Cardiovascular testing 1
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cardiovascular testing part 1

cardiovascular testing part 1

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Cardiovascular testing 1 Cardiovascular testing 1 Presentation Transcript

  • 1
  • 2 TESTING MODALITIES •CHEST RADIOGRAPHY •CARDIAC CATHETERIZATION •NUCLEAR CARDIOLOGY •INTRAVASCULAR ULTRASOUND
  • • A chest radiograph, commonly called a chest X-ray (CXR), is a projection radiograph of the chest • used to diagnose conditions affecting the chest, its contents, and nearby structures. • chest radiography employs ionizing radiation in the form of X- rays to generate images of the chest. 3 NORMAL Lung congestion seen here…. SIGN OF CONGESTIVE HEART FAILURE
  • 4 Normal cardiovascular anatomy on a chest radiograph •SVC is superior vena cava •PA are the pulmonary arteries, right and left •RA is right atrium; RV is right ventricle •IVC is the approximate position of the inferior vena cava. •Ao is the aortic arch, which then continues as the descending aorta, indicated by the dotted line. • LAu is the auricle of the left atrium •PV are the pulmonary veins converging on the left atrium. LV is the left ventricle
  • 5 Specific cardiovascular abnormalities on chest radiograph •Cardiac chamber dilation and hypertrophy - Left ventricular hypertrophy - Left atrial enlargement •Heart failure - Cardiogenic Pulmonary Edema PLEURAL AND PERICARDIAL EFFUSIONS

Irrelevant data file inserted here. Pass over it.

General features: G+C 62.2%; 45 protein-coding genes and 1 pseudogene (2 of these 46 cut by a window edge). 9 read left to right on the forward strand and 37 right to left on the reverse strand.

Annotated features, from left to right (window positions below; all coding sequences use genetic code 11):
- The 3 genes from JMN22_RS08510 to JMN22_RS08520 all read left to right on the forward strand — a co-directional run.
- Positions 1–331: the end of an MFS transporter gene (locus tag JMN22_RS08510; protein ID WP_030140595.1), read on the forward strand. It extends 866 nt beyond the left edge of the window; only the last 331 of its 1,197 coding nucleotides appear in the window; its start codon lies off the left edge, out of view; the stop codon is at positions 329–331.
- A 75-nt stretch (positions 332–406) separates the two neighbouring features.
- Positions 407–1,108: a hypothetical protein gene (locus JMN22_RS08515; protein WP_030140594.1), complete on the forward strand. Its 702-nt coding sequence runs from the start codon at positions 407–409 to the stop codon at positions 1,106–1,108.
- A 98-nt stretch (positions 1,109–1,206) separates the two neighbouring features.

• PURPOSE: Chest radiographs are used to diagnose many conditions involving • chest wall, • bones of the thorax, • structures within the thoracic cavity • lungs, heart, and great vessels. • Pneumonia and congestive heart failure are very commonly diagnosed by chest radiograph. The main regions where a chest X-ray may identify problems may be summarized as ABCDEF by their first letters: •Airways •Breast shadows •Bones •Cardiac silhoutte, detecting cardiac enlargement •Costophrenic angles, including pleural effusions 6
  • •Diaphragm, e.g. evidence of free air •Edges, e.g. apices for fibrosis, pleural thickening or plaques Extrathoracic tissues •Fields (lung parenchyma), e.g. alveolar air space disease with prominent vascularity with or without pleural effusions CONDITIONS COMMONLY IDENTIFIED BY CHEST RADIOGRAPHY •Pneumonia •Interstitial lung disease •Congestive heart failure •Bone fracture 7
  • • Also called as cardiac cath •An invasive imaging procedure that tests for heart disease to monitor how well our heart is functioning. • During the test, a long, narrow tube, called a catheter, is inserted into a blood vessel in your arm or leg and guided to your heart with the aid of a special X-ray machine. • Contrast dye is injected through the catheter so that X-ray movies of your valves, coronary arteries, and heart chambers can be created. WHAT IS ACTUALLY DONE: 8
  • PURPOSE •Evaluate or confirm the presence of heart disease (such as coronary artery disease, heart valve disease, or disease of the aorta ) •Evaluate heart muscle function. •ATHEROSCLEROSIS •This test provides the doctor with a picture of the arteries of the heart this shows the presence, • location, •degree of severity of blockages in the coronary arteries. •Determine the need for further treatment 9
  • Preparing For A Catheterization •Generally, you should not eat or drink anything for 6-8 hours before the procedure. This will minimize the chance of an upset stomach during the test. •Bring a list of all medications you are currently taking. Be sure to include the exact names and dosages. •Mention to the doctor if you are allergic to x-ray dyes. Several routine tests will be performed before the procedure, including an ECG and blood tests 10